Lora Chiora-Dye was formerly married to the late Dumisani Maraire, whose work as an educator from 1968 to 1991, both in ethnomusicology and as a teacher of marimba and mbira, was of crucial importance in developing local awareness of African music; there are apparently dozens of active marimba groups in the Pacific Northwest, and the annual Zimfest attracts hundreds of musicians and dancers. The 16 members of Chiora-Dye’s ensemble, Sukutai, are noted for ‘their performance ability and their dynamic stage shows,’ and even without the visual element, their energy comes swaggering out of the CD speakers (sound clip). Nyoka Musango (Snake in the Grass) is said to be traditional and, as often with Shona songs, is based on a proverb; but it is also described as ‘originally performed by Thomas Mapfumo'. Mapfumo’s music is itself a guitar band adaptation of marimba and mbira music, and Sukutai’s performance seems to be an interesting example of the appropriation by traditional musicians of a tradition-based pop number. The main impetus behind this is probably just that the song appeals to them, but there may also be an effort to conform to the performance expectations of the ensemble’s new, non-African audience. As always, there’s a tension between keeping the old folkways alive, and adapting to the new context (even when as here, the new context’s requirement is for a representation of the old folkways!). As Diana N’Diaye observes in the CD booklet, however, improved telecommunications, cheaper air travel, and home audio and video taping have all made keeping in touch with home a lot easier than it used to be. One wonders if the present generation of migrants feels any need to compose songs of farewell to the old country, of the kind that are such an important strand in Irish music.
Certainly the two Ghanaian artists, who both arrived in Seattle as members of the touring group Oboade, have enthusiastically embraced the opportunities to extend and develop their music offered by their new environment. Admittedly, multitrack overdubbing is not a recent development, and the necessary equipment is available in recording studios throughout the world; but Obo Addy’s use of the technique to provide all the vocals and percussion on Amedzro marks him out as a master musician, who is also a virtuoso exploiter of recording technology (sound clip). Addy’s Oshi (which means ‘pound your foot to the beat’) is more Ga percussion music, but arranged for brass, guitar, bass and drum kit, alongside African hand drums. Unsurprisingly, it sounds like Fred Wesley and the J.B.’s mixing it up with Africa 70, and once again I’m led to wonder how far James Brown was Africanising his music, and how far Fela Kuti was Americanising his. (A better option than pondering either question, it should be said, is simply to surrender to the groove)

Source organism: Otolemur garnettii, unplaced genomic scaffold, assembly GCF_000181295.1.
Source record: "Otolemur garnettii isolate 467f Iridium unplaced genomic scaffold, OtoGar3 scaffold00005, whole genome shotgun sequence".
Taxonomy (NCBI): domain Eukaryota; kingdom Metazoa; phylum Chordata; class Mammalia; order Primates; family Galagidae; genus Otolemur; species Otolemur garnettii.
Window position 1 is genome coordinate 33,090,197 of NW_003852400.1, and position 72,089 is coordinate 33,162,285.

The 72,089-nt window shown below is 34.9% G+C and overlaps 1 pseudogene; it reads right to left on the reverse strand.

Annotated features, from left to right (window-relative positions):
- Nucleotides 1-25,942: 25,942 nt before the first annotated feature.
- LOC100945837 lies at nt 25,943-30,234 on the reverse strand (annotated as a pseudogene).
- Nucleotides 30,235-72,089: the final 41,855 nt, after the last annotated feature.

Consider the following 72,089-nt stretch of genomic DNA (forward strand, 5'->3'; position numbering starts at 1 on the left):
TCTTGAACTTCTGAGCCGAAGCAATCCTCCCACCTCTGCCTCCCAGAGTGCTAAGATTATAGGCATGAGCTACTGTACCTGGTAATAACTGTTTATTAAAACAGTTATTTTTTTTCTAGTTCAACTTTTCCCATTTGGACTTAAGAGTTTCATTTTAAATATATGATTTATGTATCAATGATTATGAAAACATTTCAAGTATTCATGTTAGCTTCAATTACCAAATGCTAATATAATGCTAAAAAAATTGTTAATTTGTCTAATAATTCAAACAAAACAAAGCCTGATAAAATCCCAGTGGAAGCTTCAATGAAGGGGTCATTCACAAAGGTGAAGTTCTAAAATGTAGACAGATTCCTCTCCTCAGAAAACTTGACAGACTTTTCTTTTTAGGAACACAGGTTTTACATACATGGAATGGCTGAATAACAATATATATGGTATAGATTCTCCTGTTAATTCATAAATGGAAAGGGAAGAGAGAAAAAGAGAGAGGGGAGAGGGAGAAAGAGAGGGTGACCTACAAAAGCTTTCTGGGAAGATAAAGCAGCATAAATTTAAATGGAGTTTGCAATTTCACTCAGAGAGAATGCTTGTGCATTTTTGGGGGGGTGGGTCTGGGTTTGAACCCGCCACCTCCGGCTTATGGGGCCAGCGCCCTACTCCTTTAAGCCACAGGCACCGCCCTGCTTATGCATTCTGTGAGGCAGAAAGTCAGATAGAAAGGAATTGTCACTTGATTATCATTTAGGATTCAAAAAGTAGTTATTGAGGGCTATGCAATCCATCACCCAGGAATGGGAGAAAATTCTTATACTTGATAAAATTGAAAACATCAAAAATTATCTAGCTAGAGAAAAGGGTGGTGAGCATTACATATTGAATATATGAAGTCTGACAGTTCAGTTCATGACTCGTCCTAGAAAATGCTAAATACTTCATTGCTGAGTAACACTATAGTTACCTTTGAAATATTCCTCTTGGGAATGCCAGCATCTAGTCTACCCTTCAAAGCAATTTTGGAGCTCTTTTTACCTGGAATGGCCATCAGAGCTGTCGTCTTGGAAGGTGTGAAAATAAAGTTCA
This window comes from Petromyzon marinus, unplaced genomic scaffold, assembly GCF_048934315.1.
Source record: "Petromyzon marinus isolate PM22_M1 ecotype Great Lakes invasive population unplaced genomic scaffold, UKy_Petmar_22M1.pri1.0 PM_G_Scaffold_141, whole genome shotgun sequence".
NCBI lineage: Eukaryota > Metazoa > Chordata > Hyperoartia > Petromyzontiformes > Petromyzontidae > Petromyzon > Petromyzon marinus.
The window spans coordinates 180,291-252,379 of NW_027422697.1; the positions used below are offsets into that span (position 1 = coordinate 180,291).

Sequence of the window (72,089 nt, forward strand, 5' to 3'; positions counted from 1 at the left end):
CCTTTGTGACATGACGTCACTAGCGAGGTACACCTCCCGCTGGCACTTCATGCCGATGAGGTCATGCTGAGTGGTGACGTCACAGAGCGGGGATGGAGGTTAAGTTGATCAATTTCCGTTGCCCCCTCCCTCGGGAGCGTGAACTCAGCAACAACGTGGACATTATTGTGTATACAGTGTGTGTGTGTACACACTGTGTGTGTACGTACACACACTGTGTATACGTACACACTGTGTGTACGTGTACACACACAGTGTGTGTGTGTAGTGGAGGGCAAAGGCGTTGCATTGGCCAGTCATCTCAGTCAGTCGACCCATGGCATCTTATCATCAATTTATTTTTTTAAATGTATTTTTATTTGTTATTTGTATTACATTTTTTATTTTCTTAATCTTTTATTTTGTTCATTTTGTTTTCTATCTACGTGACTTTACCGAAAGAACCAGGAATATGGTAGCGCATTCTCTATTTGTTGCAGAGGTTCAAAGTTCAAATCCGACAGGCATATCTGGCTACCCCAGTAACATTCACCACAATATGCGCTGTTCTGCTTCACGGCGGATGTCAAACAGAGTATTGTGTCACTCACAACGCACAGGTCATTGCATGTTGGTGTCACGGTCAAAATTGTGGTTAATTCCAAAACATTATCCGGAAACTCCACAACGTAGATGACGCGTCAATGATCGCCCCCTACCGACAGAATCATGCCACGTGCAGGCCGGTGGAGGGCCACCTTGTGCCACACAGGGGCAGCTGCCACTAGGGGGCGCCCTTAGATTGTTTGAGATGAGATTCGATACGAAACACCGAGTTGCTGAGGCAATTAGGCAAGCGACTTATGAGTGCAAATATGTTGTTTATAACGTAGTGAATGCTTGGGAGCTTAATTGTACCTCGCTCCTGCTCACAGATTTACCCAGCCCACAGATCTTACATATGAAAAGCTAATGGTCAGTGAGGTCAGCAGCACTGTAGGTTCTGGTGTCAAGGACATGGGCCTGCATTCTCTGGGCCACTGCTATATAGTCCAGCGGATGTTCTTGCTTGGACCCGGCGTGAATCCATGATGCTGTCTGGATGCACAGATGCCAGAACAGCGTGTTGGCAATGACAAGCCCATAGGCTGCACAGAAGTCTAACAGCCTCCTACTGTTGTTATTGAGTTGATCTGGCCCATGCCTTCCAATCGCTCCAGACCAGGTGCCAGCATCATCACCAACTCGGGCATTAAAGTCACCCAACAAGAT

Kofi Anang’s Ko (Forest) also features overdubs - he plays xylophone, talking drum and bells - but additionally makes successful use of natural sounds, and of electronic percussion, realised by Eduardo Mendonca. Ko is a painstakingly crafted, and very attractive, arrangement of Lobi xylophone music (sound clip). Anang’s other track, Hail, is to my mind less successful. He teams the kalimba (Ghanaian thumb piano) with didjeridu and flute, but there seems to be something about both the non-African instruments that encourages airy-fairy noodling, and it happens one more time on this track.
All in all, this is a stylistically diverse, but mainly very enjoyable CD that does what it sets out to do, which is to present the work of some of most creative musicians on the African scene at the top left hand corner of the USA. Apart from its own undoubted merits, it is to be hoped that Safarini will generate further performance and recording opportunities for its artists - and, in particular, for any band that features Huit Kilo.
Chris Smith - 18.5.00